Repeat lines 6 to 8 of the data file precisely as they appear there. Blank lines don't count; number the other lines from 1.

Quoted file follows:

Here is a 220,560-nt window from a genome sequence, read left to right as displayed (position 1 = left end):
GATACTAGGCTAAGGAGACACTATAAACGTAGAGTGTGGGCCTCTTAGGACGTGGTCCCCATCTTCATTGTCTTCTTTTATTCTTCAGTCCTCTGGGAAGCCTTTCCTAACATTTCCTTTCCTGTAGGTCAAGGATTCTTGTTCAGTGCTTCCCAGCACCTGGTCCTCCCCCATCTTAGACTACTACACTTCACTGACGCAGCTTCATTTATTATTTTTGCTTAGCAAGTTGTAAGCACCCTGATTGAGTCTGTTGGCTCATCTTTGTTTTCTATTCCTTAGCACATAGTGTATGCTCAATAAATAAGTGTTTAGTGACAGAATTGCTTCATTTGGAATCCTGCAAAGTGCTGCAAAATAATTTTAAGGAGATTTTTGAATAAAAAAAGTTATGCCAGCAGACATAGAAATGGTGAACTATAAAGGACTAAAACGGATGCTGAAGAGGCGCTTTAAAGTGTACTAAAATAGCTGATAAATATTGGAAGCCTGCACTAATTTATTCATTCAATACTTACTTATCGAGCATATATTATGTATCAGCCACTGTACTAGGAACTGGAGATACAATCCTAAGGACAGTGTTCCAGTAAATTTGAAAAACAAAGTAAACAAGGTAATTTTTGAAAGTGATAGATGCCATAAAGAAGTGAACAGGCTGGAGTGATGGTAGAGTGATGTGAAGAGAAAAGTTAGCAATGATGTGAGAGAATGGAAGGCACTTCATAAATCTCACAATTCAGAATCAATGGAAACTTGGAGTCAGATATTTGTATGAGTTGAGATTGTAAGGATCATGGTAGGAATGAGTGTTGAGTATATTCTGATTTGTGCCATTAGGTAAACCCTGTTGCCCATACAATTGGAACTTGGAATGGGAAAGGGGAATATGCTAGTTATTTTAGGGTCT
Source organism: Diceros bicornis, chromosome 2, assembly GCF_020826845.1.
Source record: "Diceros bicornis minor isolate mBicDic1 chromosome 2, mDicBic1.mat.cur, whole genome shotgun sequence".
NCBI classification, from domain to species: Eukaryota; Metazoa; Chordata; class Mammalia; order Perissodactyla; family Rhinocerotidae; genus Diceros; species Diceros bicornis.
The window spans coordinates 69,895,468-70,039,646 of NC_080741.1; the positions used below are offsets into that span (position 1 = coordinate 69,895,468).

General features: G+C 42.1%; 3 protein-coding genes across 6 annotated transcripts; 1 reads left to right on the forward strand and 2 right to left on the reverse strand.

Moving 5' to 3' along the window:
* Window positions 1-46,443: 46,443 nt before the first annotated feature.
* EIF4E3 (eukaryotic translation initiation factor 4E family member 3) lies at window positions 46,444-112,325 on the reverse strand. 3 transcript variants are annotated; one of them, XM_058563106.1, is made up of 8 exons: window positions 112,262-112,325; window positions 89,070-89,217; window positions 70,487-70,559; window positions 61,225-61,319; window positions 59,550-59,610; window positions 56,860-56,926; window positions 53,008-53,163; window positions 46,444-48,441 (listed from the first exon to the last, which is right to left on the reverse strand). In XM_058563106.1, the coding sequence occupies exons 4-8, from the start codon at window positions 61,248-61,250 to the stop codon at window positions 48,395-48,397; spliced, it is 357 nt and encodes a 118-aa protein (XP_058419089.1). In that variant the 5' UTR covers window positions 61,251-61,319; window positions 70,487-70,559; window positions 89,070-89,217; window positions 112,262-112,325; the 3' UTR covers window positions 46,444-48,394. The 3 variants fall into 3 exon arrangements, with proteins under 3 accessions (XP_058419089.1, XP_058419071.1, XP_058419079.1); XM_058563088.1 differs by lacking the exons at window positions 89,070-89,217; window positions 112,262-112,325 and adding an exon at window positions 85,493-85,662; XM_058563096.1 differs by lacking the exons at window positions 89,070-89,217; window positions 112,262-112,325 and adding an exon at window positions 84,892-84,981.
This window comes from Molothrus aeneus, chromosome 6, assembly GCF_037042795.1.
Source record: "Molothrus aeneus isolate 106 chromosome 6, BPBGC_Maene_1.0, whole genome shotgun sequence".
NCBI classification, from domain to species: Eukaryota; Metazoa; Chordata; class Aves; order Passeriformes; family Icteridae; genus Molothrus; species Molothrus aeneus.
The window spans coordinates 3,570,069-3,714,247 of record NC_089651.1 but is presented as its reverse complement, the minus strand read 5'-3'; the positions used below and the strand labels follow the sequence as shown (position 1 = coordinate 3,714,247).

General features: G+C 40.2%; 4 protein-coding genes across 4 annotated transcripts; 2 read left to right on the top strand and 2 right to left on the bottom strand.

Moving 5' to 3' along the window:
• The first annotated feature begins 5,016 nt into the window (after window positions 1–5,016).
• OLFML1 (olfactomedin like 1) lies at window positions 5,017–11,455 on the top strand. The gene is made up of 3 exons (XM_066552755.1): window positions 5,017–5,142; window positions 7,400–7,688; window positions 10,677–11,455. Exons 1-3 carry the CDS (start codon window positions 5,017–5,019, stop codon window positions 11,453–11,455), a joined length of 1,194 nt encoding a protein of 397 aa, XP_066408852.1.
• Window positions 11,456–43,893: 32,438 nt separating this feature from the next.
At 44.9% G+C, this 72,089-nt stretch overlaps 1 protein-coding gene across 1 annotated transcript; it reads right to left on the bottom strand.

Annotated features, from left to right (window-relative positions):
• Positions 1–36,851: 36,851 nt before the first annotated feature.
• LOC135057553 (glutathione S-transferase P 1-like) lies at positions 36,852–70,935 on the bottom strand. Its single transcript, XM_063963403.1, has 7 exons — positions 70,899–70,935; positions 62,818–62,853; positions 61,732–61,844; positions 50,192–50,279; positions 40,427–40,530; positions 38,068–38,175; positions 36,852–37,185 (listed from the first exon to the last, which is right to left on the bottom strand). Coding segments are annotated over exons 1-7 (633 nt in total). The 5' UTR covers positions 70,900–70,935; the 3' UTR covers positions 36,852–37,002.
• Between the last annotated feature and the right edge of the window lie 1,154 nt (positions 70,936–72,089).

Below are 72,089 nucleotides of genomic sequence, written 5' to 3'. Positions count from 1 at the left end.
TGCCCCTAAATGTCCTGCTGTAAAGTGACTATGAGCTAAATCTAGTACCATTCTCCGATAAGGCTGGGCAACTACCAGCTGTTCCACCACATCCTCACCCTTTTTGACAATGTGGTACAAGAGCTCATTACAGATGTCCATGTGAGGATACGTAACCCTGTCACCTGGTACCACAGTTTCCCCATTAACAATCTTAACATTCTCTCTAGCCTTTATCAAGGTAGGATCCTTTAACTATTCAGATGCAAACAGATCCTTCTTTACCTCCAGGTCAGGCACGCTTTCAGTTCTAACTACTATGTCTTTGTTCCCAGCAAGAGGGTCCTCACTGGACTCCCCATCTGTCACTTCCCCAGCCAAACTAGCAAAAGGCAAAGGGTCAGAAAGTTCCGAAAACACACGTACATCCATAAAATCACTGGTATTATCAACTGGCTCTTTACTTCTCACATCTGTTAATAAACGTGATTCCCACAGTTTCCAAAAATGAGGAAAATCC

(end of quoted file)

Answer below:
The window spans coordinates 69,895,468-70,039,646 of NC_080741.1; the positions used below are offsets into that span (position 1 = coordinate 69,895,468).

General features: G+C 42.1%; 3 protein-coding genes across 6 annotated transcripts; 1 reads left to right on the forward strand and 2 right to left on the reverse strand.

Moving 5' to 3' along the window: